Polish leaders at odds with EU mainstream

For a country that has viewed European Union membership as the crowning moment in its triumphant march back from communist rule, Poland's leadership has certainly been acting strangely lately.

Until recently, Poland's population seemed skeptical of joining the EU, coddled and pushed into it by the government.

But since elections in September ousted the old government, experts say the currents have reversed. The new leaders, President Lech Kaczyinski, and his twin brother, Prime Minister Jaroslaw, are leery of EU membership, while the population has formed a bond with both the idea of a united Europe and the 60 billion euros in subsidies that will arrive from Brussels from 2007 to 2013.

Experts say they detect a nationalism in Warsaw's new foreign policy that could make things very difficult for a Union grappling to forge a common energy policy and new constitutional treaty. The brothers "are very parochial in their foreign policy," says Charles Grant, of the Centre for European Reform in London.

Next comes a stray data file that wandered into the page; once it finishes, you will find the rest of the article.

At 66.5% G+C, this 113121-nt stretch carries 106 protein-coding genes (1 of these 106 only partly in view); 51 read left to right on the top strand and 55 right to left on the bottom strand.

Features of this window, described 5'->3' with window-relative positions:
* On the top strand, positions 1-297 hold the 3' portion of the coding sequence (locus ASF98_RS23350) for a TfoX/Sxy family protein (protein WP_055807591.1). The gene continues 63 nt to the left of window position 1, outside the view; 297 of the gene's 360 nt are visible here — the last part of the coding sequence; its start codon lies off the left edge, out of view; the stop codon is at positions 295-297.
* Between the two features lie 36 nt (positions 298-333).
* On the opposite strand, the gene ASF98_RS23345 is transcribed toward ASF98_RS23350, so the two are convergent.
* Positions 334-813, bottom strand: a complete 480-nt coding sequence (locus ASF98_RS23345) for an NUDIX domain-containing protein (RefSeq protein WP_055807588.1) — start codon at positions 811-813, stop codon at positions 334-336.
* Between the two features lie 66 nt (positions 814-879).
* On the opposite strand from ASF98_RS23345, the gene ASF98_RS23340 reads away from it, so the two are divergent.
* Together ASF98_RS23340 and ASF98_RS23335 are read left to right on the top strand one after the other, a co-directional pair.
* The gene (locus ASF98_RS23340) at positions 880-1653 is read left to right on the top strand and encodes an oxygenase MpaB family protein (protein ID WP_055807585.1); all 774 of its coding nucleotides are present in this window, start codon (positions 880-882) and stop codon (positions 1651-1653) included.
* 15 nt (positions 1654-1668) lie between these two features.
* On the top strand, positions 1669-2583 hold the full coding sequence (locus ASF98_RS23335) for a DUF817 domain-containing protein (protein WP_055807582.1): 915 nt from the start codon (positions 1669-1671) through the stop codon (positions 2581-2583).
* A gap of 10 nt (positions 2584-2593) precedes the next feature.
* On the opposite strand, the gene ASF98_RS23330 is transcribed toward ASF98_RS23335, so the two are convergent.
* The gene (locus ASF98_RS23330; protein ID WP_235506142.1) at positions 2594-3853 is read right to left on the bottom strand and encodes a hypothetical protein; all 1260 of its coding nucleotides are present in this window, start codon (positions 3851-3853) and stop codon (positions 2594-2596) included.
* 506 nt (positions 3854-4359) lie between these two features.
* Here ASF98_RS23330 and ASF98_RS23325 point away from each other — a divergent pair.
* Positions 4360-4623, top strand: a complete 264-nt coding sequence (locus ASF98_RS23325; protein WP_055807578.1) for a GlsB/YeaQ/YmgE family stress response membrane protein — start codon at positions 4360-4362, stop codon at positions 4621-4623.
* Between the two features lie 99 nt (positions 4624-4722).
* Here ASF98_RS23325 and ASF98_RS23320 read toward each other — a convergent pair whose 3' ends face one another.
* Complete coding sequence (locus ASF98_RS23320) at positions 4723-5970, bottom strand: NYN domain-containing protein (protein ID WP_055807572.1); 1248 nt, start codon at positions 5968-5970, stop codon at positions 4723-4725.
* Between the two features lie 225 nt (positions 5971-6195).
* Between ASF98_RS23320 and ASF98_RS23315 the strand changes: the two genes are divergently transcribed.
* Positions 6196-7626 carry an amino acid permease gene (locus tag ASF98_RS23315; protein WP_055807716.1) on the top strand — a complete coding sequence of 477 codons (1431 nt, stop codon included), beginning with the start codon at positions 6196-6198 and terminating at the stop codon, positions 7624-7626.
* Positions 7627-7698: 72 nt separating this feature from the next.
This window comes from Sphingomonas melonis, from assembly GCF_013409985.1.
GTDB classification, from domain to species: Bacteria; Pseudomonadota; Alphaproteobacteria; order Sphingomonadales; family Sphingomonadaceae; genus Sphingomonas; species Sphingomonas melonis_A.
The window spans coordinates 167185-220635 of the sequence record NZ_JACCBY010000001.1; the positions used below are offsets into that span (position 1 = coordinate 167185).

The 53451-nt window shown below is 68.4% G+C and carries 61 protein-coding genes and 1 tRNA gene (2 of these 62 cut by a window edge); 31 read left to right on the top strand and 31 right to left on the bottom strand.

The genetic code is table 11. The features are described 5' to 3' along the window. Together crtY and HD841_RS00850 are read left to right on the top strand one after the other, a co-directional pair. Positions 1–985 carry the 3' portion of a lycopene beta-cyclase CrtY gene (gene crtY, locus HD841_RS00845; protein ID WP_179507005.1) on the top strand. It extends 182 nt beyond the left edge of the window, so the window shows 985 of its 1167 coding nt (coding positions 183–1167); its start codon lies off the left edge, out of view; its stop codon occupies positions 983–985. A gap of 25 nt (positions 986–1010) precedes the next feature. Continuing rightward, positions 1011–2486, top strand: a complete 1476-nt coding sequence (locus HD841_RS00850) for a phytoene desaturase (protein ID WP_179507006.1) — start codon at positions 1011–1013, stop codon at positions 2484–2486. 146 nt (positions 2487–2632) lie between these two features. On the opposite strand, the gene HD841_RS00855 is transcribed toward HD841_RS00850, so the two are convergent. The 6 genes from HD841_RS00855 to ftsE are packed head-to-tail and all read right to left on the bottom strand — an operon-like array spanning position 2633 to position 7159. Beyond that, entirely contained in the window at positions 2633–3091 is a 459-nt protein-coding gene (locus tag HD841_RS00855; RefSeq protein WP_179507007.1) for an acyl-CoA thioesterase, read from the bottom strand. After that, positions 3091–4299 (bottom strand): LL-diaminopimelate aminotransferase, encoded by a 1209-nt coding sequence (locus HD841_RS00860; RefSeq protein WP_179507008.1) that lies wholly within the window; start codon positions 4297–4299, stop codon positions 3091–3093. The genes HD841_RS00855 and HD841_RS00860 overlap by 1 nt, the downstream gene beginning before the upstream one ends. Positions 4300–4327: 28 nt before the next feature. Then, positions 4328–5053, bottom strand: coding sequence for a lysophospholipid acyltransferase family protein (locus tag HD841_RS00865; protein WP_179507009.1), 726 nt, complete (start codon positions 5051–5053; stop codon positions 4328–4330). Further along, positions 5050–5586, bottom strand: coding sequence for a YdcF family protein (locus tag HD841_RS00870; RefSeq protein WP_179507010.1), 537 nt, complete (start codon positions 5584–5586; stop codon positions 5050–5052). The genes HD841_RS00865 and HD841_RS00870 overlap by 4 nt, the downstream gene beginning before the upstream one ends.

Tensions between Poland and other EU countries have been laid bare recently. President Kaczyinski's public call earlier this month to bring back the death penalty brought angry reaction from Brussels, which doesn't consider it a "European value."

"A country like Poland, which benefits from the EU, looks strange when the leaders stand there and say 'bad EU,'" says Bascha Mika, the editor the German newspaper Tageszeitung, in which the offending satire appeared.

A foreign policy based on national pride and the traditional mistrust of neighbors Germany and Russia could make things difficult for the country as soon as this fall, when current EU president Finland hosts an EU-Russia summit.

The Kaczyinski brothers' deep skepticism of Russia – which provides the majority of Poland's gas supply – could make it difficult for the EU and Russia to agree on a common, mutually beneficial energy policy, says Mr. Grant.

But the true test of EU readiness will come in the middle of next year, when the European Union decides what to do with the constitution that French and Dutch voters torpedoed in public votes last year.

Grant foresees problems for Poland if they push national interests ahead of Europe.

"If Poland decides to be [stubborn] in that negotiation," he says. "Then it will soon be very isolated."

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